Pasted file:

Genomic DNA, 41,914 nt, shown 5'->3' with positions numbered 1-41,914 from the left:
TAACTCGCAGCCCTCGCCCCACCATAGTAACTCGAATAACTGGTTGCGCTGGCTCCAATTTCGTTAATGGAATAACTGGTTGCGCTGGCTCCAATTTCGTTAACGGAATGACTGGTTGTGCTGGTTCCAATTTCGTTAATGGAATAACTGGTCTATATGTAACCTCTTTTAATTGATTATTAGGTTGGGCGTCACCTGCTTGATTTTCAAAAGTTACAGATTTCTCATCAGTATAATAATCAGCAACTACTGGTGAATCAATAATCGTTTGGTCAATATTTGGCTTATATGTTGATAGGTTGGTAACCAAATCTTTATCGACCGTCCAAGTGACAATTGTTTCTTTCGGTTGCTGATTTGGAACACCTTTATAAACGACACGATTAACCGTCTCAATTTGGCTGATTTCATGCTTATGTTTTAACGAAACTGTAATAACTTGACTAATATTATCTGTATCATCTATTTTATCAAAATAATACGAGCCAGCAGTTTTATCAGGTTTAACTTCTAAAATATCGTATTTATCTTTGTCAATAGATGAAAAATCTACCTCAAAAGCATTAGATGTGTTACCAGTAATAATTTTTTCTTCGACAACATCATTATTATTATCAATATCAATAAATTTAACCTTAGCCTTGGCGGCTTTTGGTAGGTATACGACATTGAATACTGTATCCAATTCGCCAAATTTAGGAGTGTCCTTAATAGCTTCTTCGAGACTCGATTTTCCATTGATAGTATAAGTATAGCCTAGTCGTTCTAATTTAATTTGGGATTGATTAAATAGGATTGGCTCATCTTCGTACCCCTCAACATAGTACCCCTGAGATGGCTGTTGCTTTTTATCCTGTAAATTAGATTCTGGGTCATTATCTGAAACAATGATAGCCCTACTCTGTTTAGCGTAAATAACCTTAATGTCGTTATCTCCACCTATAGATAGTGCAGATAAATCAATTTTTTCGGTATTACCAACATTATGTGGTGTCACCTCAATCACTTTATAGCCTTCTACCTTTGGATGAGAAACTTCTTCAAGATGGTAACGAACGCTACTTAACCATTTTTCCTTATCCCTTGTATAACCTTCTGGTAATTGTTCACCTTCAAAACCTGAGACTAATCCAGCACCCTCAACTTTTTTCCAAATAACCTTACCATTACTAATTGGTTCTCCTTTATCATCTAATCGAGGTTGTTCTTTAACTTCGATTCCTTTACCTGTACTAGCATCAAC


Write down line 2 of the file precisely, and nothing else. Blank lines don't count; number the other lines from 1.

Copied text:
TAACTCGCAGCCCTCGCCCCACCATAGTAACTCGAATAACTGGTTGCGCTGGCTCCAATTTCGTTAATGGAATAACTGGTTGCGCTGGCTCCAATTTCGTTAACGGAATGACTGGTTGTGCTGGTTCCAATTTCGTTAATGGAATAACTGGTCTATATGTAACCTCTTTTAATTGATTATTAGGTTGGGCGTCACCTGCTTGATTTTCAAAAGTTACAGATTTCTCATCAGTATAATAATCAGCAACTACTGGTGAATCAATAATCGTTTGGTCAATATTTGGCTTATATGTTGATAGGTTGGTAACCAAATCTTTATCGACCGTCCAAGTGACAATTGTTTCTTTCGGTTGCTGATTTGGAACACCTTTATAAACGACACGATTAACCGTCTCAATTTGGCTGATTTCATGCTTATGTTTTAACGAAACTGTAATAACTTGACTAATATTATCTGTATCATCTATTTTATCAAAATAATACGAGCCAGCAGTTTTATCAGGTTTAACTTCTAAAATATCGTATTTATCTTTGTCAATAGATGAAAAATCTACCTCAAAAGCATTAGATGTGTTACCAGTAATAATTTTTTCTTCGACAACATCATTATTATTATCAATATCAATAAATTTAACCTTAGCCTTGGCGGCTTTTGGTAGGTATACGACATTGAATACTGTATCCAATTCGCCAAATTTAGGAGTGTCCTTAATAGCTTCTTCGAGACTCGATTTTCCATTGATAGTATAAGTATAGCCTAGTCGTTCTAATTTAATTTGGGATTGATTAAATAGGATTGGCTCATCTTCGTACCCCTCAACATAGTACCCCTGAGATGGCTGTTGCTTTTTATCCTGTAAATTAGATTCTGGGTCATTATCTGAAACAATGATAGCCCTACTCTGTTTAGCGTAAATAACCTTAATGTCGTTATCTCCACCTATAGATAGTGCAGATAAATCAATTTTTTCGGTATTACCAACATTATGTGGTGTCACCTCAATCACTTTATAGCCTTCTACCTTTGGATGAGAAACTTCTTCAAGATGGTAACGAACGCTACTTAACCATTTTTCCTTATCCCTTGTATAACCTTCTGGTAATTGTTCACCTTCAAAACCTGAGACTAATCCAGCACCCTCAACTTTTTTCCAAATAACCTTACCATTACTAATTGGTTCTCCTTTATCATCTAATCGAGGTTGTTCTTTAACTTCGATTCCTTTACCTGTACTAGCATCAAC